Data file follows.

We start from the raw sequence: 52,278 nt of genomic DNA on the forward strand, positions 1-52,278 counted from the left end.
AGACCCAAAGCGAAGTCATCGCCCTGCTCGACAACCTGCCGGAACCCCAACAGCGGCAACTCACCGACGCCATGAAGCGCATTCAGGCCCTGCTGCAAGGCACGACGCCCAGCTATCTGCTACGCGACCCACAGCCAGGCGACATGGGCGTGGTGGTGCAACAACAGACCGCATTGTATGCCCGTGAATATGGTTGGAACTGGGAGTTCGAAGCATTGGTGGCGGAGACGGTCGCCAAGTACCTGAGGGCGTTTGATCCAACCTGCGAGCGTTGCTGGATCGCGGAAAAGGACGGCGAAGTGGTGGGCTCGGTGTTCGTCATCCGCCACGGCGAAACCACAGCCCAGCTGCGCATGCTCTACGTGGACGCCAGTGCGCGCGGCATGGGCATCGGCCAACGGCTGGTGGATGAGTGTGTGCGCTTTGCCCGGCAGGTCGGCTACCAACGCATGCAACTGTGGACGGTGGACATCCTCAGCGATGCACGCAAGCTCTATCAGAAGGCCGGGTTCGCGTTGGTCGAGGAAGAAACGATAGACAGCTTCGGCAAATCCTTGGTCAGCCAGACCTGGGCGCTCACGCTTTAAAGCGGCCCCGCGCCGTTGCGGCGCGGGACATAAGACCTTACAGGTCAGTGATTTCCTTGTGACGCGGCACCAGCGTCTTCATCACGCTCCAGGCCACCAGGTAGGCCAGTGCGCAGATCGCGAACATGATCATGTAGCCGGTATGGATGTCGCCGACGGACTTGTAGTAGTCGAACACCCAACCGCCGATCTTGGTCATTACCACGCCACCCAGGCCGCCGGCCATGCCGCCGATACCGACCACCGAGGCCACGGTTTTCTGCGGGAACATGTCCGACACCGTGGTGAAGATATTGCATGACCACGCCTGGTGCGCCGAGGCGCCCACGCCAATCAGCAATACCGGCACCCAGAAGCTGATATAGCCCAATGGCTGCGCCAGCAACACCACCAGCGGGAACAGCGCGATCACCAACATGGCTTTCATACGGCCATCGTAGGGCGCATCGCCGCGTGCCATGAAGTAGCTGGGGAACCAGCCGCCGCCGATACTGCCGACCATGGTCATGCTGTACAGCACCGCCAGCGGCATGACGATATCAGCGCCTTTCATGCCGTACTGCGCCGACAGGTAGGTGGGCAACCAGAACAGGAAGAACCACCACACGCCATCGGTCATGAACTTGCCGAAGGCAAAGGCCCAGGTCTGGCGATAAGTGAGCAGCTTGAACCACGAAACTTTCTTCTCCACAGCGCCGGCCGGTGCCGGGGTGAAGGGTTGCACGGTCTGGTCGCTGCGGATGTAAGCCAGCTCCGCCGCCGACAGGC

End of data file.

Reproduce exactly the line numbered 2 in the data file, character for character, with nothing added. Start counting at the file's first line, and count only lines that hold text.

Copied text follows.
AGACCCAAAGCGAAGTCATCGCCCTGCTCGACAACCTGCCGGAACCCCAACAGCGGCAACTCACCGACGCCATGAAGCGCATTCAGGCCCTGCTGCAAGGCACGACGCCCAGCTATCTGCTACGCGACCCACAGCCAGGCGACATGGGCGTGGTGGTGCAACAACAGACCGCATTGTATGCCCGTGAATATGGTTGGAACTGGGAGTTCGAAGCATTGGTGGCGGAGACGGTCGCCAAGTACCTGAGGGCGTTTGATCCAACCTGCGAGCGTTGCTGGATCGCGGAAAAGGACGGCGAAGTGGTGGGCTCGGTGTTCGTCATCCGCCACGGCGAAACCACAGCCCAGCTGCGCATGCTCTACGTGGACGCCAGTGCGCGCGGCATGGGCATCGGCCAACGGCTGGTGGATGAGTGTGTGCGCTTTGCCCGGCAGGTCGGCTACCAACGCATGCAACTGTGGACGGTGGACATCCTCAGCGATGCACGCAAGCTCTATCAGAAGGCCGGGTTCGCGTTGGTCGAGGAAGAAACGATAGACAGCTTCGGCAAATCCTTGGTCAGCCAGACCTGGGCGCTCACGCTTTAAAGCGGCCCCGCGCCGTTGCGGCGCGGGACATAAGACCTTACAGGTCAGTGATTTCCTTGTGACGCGGCACCAGCGTCTTCATCACGCTCCAGGCCACCAGGTAGGCCAGTGCGCAGATCGCGAACATGATCATGTAGCCGGTATGGATGTCGCCGACGGACTTGTAGTAGTCGAACACCCAACCGCCGATCTTGGTCATTACCACGCCACCCAGGCCGCCGGCCATGCCGCCGATACCGACCACCGAGGCCACGGTTTTCTGCGGGAACATGTCCGACACCGTGGTGAAGATATTGCATGACCACGCCTGGTGCGCCGAGGCGCCCACGCCAATCAGCAATACCGGCACCCAGAAGCTGATATAGCCCAATGGCTGCGCCAGCAACACCACCAGCGGGAACAGCGCGATCACCAACATGGCTTTCATACGGCCATCGTAGGGCGCATCGCCGCGTGCCATGAAGTAGCTGGGGAACCAGCCGCCGCCGATACTGCCGACCATGGTCATGCTGTACAGCACCGCCAGCGGCATGACGATATCAGCGCCTTTCATGCCGTACTGCGCCGACAGGTAGGTGGGCAACCAGAACAGGAAGAACCACCACACGCCATCGGTCATGAACTTGCCGAAGGCAAAGGCCCAGGTCTGGCGATAAGTGAGCAGCTTGAACCACGAAACTTTCTTCTCCACAGCGCCGGCCGGTGCCGGGGTGAAGGGTTGCACGGTCTGGTCGCTGCGGATGTAAGCCAGCTCCGCCGCCGACAGGC